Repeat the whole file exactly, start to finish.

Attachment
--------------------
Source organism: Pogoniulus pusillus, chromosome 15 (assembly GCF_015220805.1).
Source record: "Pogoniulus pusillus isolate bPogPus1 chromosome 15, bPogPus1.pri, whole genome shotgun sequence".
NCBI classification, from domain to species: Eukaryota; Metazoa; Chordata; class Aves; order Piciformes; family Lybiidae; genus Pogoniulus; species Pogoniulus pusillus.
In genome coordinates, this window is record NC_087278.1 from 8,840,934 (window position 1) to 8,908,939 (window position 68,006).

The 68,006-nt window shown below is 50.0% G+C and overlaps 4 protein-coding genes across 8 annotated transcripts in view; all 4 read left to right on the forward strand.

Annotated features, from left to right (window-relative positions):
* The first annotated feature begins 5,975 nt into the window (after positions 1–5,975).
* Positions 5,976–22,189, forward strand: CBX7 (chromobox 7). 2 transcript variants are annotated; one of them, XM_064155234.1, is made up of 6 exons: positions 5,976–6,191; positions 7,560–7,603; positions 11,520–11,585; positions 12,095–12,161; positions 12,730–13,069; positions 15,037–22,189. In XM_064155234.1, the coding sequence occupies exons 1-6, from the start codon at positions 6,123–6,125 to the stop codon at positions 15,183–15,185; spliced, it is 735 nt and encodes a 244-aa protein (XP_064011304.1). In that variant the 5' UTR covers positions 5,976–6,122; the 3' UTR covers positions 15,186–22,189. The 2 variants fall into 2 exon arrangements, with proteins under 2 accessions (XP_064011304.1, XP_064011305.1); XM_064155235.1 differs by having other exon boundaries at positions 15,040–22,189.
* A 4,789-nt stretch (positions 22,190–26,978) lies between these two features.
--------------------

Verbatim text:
Source organism: Pogoniulus pusillus, chromosome 15 (assembly GCF_015220805.1).
Source record: "Pogoniulus pusillus isolate bPogPus1 chromosome 15, bPogPus1.pri, whole genome shotgun sequence".
NCBI classification, from domain to species: Eukaryota; Metazoa; Chordata; class Aves; order Piciformes; family Lybiidae; genus Pogoniulus; species Pogoniulus pusillus.
In genome coordinates, this window is record NC_087278.1 from 8,840,934 (window position 1) to 8,908,939 (window position 68,006).

The 68,006-nt window shown below is 50.0% G+C and overlaps 4 protein-coding genes across 8 annotated transcripts in view; all 4 read left to right on the forward strand.

Annotated features, from left to right (window-relative positions):
* The first annotated feature begins 5,975 nt into the window (after positions 1–5,975).
* Positions 5,976–22,189, forward strand: CBX7 (chromobox 7). 2 transcript variants are annotated; one of them, XM_064155234.1, is made up of 6 exons: positions 5,976–6,191; positions 7,560–7,603; positions 11,520–11,585; positions 12,095–12,161; positions 12,730–13,069; positions 15,037–22,189. In XM_064155234.1, the coding sequence occupies exons 1-6, from the start codon at positions 6,123–6,125 to the stop codon at positions 15,183–15,185; spliced, it is 735 nt and encodes a 244-aa protein (XP_064011304.1). In that variant the 5' UTR covers positions 5,976–6,122; the 3' UTR covers positions 15,186–22,189. The 2 variants fall into 2 exon arrangements, with proteins under 2 accessions (XP_064011304.1, XP_064011305.1); XM_064155235.1 differs by having other exon boundaries at positions 15,040–22,189.
* A 4,789-nt stretch (positions 22,190–26,978) lies between these two features.